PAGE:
I was thinking about this as I strapped Evan into his car seat one sweltering afternoon. He was cranky and refusing to take his afternoon nap and I had a home project to complete. We had just bought a home theater system and I wanted to find some small wooden shelves to place the speakers on in order to get that full surround sound effect. Nothing like a little father-and-son adventure as a means of distraction.

Before she ran out for her bus to work that morning, my wife suggested I check out Michael’s, “they have shelves there – I’ve seen them.”

The dreaded Michael’s: with its racks of Styrofoam balls, reams of ribbon and aisles of plastic orchids. She’d dragged me in there before. This does not sound like quite the adventure I had in mind. Oh, but if you are a man with a “Baby Bjorn” strapped to your chest, venturing into this kind of place very much can be. As soon as I walked into the store I noticed that we were not only adventurers - we were pioneers. My 6 month old son and I were the only 2 “men” in the place. Women of all ages were browsing through aisles of “stuff” - but there was not a man in sight.

Move forth and conquer, I thought, and a few minutes later I was engrossed with some small pieces of wood I found in the paint-it-yourself bird house section. That’s when I saw him. Another man had just walked into the store, but he was not alone and was clearly not there by his own will. He was trailing two women who had become quite involved with a selection of buttons and the guy was clearly bored. For a brief moment our eyes met and then he turned away. I could swear I saw a smirk. “What kind of a self-respecting man goes into Michael’s by his own choice?” he seemed to be asking. A wave of self-consciousness hit me like a truck.

In the next aisle Evan cooed and reached for a jar of bright red paint and I regained my self-control. So what if I am at home during the day with my son and shopping at Michaels? If I am a stay-at-home dad I will be the best stay-at-home dad I can be and I will be proud of it. By the time I found exactly what I needed, I had completely regained my confidence. After paying the store clerk I asked for a copy of their latest promotional flyer she had lying by her register. I will be back.

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Thursday, June 12, 2008

Homemakers unite

So I am a little slow in getting a second post here at this fabulous blog. Tonight, even though I am tired, I decided it was do or die. Write or fall asleep, but no more delays. Since my last post I jumped into the conflicted world of full-time-outside-the-home working mommy...and I have to say I don't feel so successful. It's with a bit of mixed emotion that I send my two and half year old daughter to school everyday. Before this job she went only half day in the afternoon (and before that it was me or daddy or grammie watching her). We used to have a leisurely morning together and I greatly miss our time with each other. Of course, the second piece of that idyllic picture is that I got very little done in the way of personal work and spent much of my day cleaning and handling details that created a lifestyle that my family enjoyed. But, I felt a great discomfort about not having any earned income. Homemaker, though essential, is an invisible job that ranks pretty low in our business-centered society. Personally, I am enamored with the word "homemaker" and would really like to bring it back in vogue. I wonder if I have actually met a real homemaker from the old school tradition. Maybe my great Aunt Charlie, who after fifty years of cooking for my uncle, told me once in private that she was kind of tired of it...something to consider when thinking about the burnout factor for homemakers.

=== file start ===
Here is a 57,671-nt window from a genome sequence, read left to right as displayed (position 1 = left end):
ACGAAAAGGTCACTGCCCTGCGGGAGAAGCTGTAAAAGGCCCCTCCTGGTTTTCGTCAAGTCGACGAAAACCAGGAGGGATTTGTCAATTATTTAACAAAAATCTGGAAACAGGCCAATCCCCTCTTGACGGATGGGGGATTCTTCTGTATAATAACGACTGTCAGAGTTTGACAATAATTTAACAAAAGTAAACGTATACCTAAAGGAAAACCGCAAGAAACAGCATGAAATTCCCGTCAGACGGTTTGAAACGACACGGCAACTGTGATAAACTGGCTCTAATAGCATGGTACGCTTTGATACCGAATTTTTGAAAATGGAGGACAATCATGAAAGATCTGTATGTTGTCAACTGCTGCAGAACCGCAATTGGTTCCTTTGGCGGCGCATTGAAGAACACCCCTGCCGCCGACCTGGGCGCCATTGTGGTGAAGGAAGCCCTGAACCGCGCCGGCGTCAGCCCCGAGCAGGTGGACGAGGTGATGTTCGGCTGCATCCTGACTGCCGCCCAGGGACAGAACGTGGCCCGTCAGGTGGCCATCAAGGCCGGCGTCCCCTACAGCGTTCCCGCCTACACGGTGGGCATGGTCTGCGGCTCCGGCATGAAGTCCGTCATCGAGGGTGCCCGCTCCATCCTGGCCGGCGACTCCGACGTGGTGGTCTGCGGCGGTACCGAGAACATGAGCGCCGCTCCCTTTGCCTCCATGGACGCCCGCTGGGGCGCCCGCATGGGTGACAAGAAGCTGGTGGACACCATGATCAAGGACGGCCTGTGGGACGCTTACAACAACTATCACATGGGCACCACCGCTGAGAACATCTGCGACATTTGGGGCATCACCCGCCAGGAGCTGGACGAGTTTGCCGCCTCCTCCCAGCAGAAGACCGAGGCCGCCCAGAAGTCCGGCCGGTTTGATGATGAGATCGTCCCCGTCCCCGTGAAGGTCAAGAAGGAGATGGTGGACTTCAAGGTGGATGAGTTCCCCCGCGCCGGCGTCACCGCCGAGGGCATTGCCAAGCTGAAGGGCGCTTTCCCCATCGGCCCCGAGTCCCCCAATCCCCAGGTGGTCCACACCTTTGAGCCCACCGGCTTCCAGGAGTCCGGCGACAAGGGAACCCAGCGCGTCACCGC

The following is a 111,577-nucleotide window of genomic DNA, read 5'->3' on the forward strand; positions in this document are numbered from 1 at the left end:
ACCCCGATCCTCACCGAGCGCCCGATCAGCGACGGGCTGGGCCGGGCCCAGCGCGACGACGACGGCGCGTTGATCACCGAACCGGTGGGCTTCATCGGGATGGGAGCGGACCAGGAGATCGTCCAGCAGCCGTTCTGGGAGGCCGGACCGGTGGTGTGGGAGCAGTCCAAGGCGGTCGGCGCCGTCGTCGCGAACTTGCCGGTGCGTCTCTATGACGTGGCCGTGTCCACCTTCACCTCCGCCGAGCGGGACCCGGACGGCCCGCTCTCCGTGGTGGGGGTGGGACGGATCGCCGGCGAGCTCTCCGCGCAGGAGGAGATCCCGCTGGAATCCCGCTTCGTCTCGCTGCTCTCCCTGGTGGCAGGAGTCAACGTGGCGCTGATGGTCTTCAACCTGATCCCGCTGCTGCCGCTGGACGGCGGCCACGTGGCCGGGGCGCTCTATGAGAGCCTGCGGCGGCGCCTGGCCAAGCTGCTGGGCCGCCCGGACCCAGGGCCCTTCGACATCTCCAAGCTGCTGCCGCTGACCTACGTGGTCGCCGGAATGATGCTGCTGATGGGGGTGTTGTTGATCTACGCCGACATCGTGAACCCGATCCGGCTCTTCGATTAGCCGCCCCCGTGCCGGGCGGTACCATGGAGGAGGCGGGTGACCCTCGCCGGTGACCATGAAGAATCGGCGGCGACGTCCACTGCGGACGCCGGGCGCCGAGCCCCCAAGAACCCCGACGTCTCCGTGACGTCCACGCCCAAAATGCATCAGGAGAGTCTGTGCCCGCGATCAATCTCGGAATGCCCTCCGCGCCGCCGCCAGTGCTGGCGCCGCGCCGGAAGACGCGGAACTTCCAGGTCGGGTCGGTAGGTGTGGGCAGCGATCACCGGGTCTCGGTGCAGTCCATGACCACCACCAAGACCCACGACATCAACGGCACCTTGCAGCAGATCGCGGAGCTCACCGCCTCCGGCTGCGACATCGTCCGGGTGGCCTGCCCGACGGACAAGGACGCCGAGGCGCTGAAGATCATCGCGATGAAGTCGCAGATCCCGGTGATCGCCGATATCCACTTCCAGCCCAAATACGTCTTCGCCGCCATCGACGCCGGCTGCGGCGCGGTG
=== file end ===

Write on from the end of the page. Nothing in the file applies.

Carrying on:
My husband's sister sends us the paper from the small town where they grew up. It could be anywhere in middle America. In a recent issue the editor wrote about the passing of a woman from the community...a homemaker. His description of that profession is what I try to attain and what Martha Stewart is marketing. A sense of purpose for the small details that make a lifestyle. The editor described one component of a homemaker as someone who invited a guest to dinner, then remembered to served that guest his or her favorite meal. What nicety...what a level of thoughtfulness...and yet who has time for such detail, because at this point, as a society, this kind of detail is no longer valued in the market place. And yet we crave it. If we didn't, the Martha Stewarts of the world would be out of business. Herein lies the conflict. I want both: bring home the bacon and fry it up in a pan. This is an impossible task. So instead, I join the ranks of modern working mothers, women attempting to juggle everything: self, family, work, career development, child rearing and homemaking. Has feminism really gotten us, me what I want? Inside my conflicted self it doesn't feel like it.

What is the next wave and how can I ride it?